Remember, magick is all about your intentions right down to how you release your energy out into the world.

Candle MagickCandles

Candles or candle wax can be disposed of in a variety of ways depending on what the candle was used for.

For instance, if you just finished a novena with a glass encased vigil candle and you want to properly dispose of it instead of simply throwing it in the trash you can leave these on the steps of a church or other hallowed grounds.

Maybe you just got done working a road opener candle to open up more opportunities for you. Why not leave it at a crossroad? That candle you did last week for attracting a partner? Yep, you guessed it, keep it under your bed. Candle for protection? No problem, bury it in your front yard. Or if you want to go all out, you can bury one at each of the corners of your house.

When in doubt, leave on hallowed ground.

Petition PaperPetition Paper

Petitions are prayers, goals or names written down on a piece of paper and included in some spells as a way to further focus the energy on the overall goal. Petition papers are a tricky subject when it comes to disposal because they are extremely versatile.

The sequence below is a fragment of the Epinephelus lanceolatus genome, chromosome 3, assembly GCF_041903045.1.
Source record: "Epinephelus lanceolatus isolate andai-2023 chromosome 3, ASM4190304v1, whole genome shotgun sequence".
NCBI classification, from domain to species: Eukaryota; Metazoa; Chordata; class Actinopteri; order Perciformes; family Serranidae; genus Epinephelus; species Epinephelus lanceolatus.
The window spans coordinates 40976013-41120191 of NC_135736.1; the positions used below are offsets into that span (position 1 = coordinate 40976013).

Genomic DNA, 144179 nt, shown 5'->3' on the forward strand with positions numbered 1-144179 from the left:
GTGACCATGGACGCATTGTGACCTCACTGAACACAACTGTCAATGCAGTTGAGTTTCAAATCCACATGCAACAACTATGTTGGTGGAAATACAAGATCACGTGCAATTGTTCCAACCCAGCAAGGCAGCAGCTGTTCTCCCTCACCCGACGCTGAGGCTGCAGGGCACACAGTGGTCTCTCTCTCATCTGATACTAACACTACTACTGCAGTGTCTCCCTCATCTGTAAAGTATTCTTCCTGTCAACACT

Petitions are generally burned and then it is the ash that is disposed of in some manner. This typically takes place in the form of the practitioner gathering the ashes in their hands and blowing or scattering the ashes into the wind in some fashion.

Some people like to hold the ashes in their hands and blow it to the four cardinal directions. Other people like to toss it over their shoulders as they walk away from the site where they’re disposing of their items. Alternatively, you could also freeze your petition papers if trying to stop someone from some sort of action.

 

Water In SpellworkWater

Some spells revolve around infusing or using various types of waters for different things. Water used in your spellwork can be disposed of in a larger natural body of water such as a lake, river, ocean or even a creek, making its disposal extremely simple.

For example, if the spell was to draw something to you, you would dispose of the water in a creek or river that runs towards the direction in which you live.